The North Dakota Portal

North Dakota ( /- dəˈktə/ (audio speaker iconlisten)) is a U.S. state in the upper Midwestern region of the country. It is named after the indigenous Lakota and Dakota Sioux, who historically dominated the territory and remain a large community. North Dakota is bordered by the Canadian provinces of Saskatchewan and Manitoba to the north and by the U.S. states of Minnesota to the east, South Dakota to the south, and Montana to the west. It is believed to host the geographic center of North America, situated in the town of Rugby, and is home to the tallest man-made structure in the Western Hemisphere, the KVLY-TV mast.

Of the 50 states, North Dakota is the nineteenth largest in area, but with a population of less than 780,000 as of 2020, it is the fourth least populous and fourth most sparsely populated. The capital is Bismarck while the largest city is Fargo, which accounts for nearly a fifth of the state's population; both cities are among the fastest-growing in the U.S., although half of all residents live in rural areas. The state is part of the Great Plains region, with broad prairies, steppe, temperate savanna, badlands, and farmland being defining characteristics.

What is now North Dakota was inhabited for thousands of years by various Native American tribes, including the Mandan, Hidatsa, and Arikara along the Missouri River; the Ojibwa and Cree in the northeast; and several Sioux groups (the Assiniboine, Yankton, Wahpeton, and Teton) across the rest of the state. European explorers and traders first arrived in the early 18th century, mostly in pursuit of lucrative furs. The United States acquired the region in the early 19th century, gradually settling it amid growing resistance by increasingly displaced natives. (Full article...)

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Abortion in North Dakota is legal. 47% of adults said in a poll by the Pew Research Center that abortion should be legal in all or most cases. By 1950, abortion or seeking an abortion was a criminal offense in the state. Informed consent laws were on the books by 2007. Informed consent materials said things like at 10 weeks, the fetus "now has a distinct human appearance" and that "eyelids are formed". The materials said at 14 weeks, the fetus "is able to swallow" and "sleeps and awakens". In March 2013, Gov. Jack Dalrymple of North Dakota signed into law a bill banned abortion at six weeks. More laws were passed in 2013 seeking to ban or limit abortions, and these eventually wound up at the 8th U.S. Circuit Court of Appeals.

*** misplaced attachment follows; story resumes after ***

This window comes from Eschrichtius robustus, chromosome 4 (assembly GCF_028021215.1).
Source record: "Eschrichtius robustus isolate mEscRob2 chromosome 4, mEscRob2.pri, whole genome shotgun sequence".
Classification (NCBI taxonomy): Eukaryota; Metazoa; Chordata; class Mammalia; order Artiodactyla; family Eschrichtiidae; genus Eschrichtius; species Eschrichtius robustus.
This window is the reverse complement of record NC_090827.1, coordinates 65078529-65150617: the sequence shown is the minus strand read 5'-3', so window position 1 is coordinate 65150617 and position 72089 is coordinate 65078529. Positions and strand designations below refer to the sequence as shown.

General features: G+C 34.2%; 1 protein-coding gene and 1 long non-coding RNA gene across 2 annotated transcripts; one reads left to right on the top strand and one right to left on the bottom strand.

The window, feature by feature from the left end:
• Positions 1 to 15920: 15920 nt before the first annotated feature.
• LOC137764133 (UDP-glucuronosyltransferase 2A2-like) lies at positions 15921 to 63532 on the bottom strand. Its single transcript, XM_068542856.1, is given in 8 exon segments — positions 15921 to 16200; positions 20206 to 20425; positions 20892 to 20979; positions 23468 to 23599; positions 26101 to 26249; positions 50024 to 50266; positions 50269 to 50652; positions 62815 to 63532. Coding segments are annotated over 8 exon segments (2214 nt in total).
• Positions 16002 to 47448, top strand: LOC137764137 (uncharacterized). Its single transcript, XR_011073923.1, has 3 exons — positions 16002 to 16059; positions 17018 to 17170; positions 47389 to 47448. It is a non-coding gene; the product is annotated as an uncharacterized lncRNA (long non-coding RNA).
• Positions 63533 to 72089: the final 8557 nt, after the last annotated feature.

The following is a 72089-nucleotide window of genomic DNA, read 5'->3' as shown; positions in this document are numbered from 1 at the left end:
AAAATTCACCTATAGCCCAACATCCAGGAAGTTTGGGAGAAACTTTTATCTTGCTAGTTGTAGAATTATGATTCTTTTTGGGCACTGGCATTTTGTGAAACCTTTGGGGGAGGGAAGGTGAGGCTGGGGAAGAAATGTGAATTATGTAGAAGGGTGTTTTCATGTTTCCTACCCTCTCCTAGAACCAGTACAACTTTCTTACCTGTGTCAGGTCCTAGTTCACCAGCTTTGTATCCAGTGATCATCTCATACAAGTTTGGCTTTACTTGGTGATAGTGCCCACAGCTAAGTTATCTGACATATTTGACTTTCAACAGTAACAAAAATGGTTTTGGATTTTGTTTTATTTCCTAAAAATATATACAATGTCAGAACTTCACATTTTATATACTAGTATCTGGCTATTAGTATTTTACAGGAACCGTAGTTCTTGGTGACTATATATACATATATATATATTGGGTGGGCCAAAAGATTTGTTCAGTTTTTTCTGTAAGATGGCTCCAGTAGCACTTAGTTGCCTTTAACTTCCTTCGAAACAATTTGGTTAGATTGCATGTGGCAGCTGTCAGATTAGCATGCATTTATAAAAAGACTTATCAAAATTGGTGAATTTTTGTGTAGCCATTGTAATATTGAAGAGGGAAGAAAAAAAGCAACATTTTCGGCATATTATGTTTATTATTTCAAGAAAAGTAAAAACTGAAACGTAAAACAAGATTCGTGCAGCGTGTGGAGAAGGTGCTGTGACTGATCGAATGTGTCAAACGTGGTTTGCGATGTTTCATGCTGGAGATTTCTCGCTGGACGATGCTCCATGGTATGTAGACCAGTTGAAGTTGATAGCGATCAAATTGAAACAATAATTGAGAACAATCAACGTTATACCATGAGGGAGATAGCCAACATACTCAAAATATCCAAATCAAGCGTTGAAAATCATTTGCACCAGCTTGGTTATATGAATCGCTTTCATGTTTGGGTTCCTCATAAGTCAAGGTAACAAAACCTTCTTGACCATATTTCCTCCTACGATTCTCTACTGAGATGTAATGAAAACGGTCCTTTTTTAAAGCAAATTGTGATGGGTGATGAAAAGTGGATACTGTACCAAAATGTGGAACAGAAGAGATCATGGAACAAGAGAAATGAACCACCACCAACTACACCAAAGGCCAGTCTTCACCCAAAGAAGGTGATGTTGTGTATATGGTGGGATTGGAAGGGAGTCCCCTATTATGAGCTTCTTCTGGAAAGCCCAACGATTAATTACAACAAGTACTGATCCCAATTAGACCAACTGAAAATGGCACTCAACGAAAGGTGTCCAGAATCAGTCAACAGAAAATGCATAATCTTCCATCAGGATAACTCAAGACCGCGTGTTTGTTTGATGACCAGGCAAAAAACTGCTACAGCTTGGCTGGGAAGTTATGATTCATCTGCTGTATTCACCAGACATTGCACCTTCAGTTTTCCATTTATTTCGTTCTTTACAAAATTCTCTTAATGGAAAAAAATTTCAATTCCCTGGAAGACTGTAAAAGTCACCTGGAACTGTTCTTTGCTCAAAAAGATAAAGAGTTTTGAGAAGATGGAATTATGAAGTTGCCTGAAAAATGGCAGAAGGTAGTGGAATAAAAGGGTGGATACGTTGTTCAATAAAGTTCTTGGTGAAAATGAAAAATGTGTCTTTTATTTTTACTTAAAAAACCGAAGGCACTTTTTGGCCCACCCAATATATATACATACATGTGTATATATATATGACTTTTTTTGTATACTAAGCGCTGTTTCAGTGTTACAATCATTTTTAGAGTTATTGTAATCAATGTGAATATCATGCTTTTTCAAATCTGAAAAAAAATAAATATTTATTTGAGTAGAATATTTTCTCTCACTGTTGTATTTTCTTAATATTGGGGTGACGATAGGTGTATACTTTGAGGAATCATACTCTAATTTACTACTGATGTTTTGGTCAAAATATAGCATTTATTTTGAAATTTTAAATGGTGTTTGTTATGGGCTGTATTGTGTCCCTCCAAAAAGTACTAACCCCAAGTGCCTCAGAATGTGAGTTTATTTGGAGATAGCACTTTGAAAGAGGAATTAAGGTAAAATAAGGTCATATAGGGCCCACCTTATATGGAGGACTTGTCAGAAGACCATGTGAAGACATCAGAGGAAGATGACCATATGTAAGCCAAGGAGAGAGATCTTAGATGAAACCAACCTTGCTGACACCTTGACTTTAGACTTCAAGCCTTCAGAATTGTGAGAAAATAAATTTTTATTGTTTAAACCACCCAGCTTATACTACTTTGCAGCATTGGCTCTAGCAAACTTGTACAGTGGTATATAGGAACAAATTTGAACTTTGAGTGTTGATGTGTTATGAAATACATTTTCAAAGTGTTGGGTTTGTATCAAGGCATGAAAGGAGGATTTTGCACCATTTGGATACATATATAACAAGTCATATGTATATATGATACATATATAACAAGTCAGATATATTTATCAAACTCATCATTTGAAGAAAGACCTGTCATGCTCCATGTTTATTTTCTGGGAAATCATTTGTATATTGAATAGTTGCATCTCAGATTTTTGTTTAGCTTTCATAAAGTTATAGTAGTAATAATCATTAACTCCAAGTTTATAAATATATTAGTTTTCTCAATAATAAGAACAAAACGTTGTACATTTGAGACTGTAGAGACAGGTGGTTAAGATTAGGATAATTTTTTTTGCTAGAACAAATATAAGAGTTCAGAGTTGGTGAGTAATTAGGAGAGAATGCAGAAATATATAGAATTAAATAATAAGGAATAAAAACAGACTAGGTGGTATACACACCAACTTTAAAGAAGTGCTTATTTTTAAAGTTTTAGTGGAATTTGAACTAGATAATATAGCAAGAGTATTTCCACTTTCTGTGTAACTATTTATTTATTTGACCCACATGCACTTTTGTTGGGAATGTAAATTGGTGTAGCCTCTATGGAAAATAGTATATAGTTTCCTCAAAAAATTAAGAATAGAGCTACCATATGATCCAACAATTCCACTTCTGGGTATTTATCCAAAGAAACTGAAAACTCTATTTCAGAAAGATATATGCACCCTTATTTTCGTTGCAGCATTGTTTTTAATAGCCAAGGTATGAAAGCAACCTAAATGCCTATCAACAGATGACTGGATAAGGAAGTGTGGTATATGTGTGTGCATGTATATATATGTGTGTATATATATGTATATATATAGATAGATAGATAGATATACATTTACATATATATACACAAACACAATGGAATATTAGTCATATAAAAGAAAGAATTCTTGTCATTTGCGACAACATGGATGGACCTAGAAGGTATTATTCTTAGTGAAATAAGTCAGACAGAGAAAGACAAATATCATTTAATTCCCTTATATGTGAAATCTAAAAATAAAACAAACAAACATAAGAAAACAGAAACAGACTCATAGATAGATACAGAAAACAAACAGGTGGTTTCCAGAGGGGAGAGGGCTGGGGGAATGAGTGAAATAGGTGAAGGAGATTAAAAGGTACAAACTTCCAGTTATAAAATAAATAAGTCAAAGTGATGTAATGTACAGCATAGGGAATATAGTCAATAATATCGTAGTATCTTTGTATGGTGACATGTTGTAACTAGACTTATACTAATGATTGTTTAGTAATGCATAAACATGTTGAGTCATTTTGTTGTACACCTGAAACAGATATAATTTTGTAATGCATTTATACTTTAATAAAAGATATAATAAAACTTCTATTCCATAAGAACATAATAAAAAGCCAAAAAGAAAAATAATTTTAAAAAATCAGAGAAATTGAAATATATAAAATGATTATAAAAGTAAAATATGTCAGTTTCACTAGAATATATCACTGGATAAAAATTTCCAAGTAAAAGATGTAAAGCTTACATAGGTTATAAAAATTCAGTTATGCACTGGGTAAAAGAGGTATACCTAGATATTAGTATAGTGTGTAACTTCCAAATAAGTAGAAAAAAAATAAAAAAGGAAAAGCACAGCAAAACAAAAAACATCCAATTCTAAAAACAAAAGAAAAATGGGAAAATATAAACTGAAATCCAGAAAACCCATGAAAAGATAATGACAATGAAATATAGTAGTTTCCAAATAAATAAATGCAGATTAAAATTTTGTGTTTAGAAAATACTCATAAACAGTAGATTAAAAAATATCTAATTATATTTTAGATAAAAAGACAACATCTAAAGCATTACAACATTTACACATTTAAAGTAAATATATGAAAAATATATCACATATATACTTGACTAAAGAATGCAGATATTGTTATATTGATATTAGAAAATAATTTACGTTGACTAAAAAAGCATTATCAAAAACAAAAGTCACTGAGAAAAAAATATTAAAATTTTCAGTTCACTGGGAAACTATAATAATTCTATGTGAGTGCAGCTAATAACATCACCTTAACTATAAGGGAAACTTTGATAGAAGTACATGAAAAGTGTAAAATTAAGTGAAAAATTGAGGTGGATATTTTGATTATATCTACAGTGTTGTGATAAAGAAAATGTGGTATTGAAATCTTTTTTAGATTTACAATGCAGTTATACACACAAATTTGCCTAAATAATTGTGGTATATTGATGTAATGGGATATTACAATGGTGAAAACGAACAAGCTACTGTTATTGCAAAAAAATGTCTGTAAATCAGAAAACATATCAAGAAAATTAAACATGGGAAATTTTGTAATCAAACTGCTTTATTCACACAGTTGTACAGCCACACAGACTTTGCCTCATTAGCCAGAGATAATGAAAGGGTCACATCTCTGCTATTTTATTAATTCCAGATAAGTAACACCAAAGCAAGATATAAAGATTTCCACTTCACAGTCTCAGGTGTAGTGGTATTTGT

Following abortion becoming legal by judicial rule in 1973, two abortion clinics opened in the state, one in Grand Forks and one in Jamestown. A third clinic opened in 1981, and the state had three clinics until 1991 when the number dropped to one where it would remain except for a period or between 1998 and 2001 when it was two. In May 2019, the state was one of six states in the nation with only one abortion clinic. Abortion rates in the state have remained in relatively stable decline since the 1990s, with 1,490 legal abortions in 1992,  1,330 in 1995, 1,290 in 1996, 1,264 in 2014,  and 1,166 in 2015. There are both abortion rights and anti-abortion rights activists active in the state. (Full article...)
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Largest cities

2019 Rank City 2019 Estimate[1] 2010 Census[2] Change County
1 Fargo 124,662 105,549 +18.11% Cass
2 Bismarck 73,529 61,272 +20.00% Burleigh
3 Grand Forks 55,839 52,838 +5.68% Grand Forks
4 Minot 47,382 40,888 +15.88% Ward
5 West Fargo 37,058 25,830 +43.47% Cass
6 Williston 29,033 14,716 +97.29% Williams
7 Dickinson 23,133 17,787 +30.06% Stark
8 Mandan 22,752 18,331 +24.12% Morton
9 Jamestown 15,084 15,427 −2.22% Stutsman
10 Watford City 7,835 1,744 +349.25% McKenzie
11 Wahpeton 7,734 7,766 −0.41% Richland
12 Devils Lake 7,320 7,141 +2.51% Ramsey
13 Valley City 6,323 6,585 −3.98% Barnes
14 Grafton 4,157 4,284 −2.96% Walsh
15 Lincoln 3,817 2,406 +58.65% Burleigh

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  State capital and county seat

See List of cities in North Dakota for a full list.

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  1. ^ "City and Town Population Totals: 2010-2019". United States Census Bureau. Retrieved May 28, 2020.
  2. ^ "2010 Census Redistricting Data (Public Law 94-171) Summary File". American FactFinder2. U.S. Census Bureau, 2010 Census. Retrieved October 26, 2012.[dead link]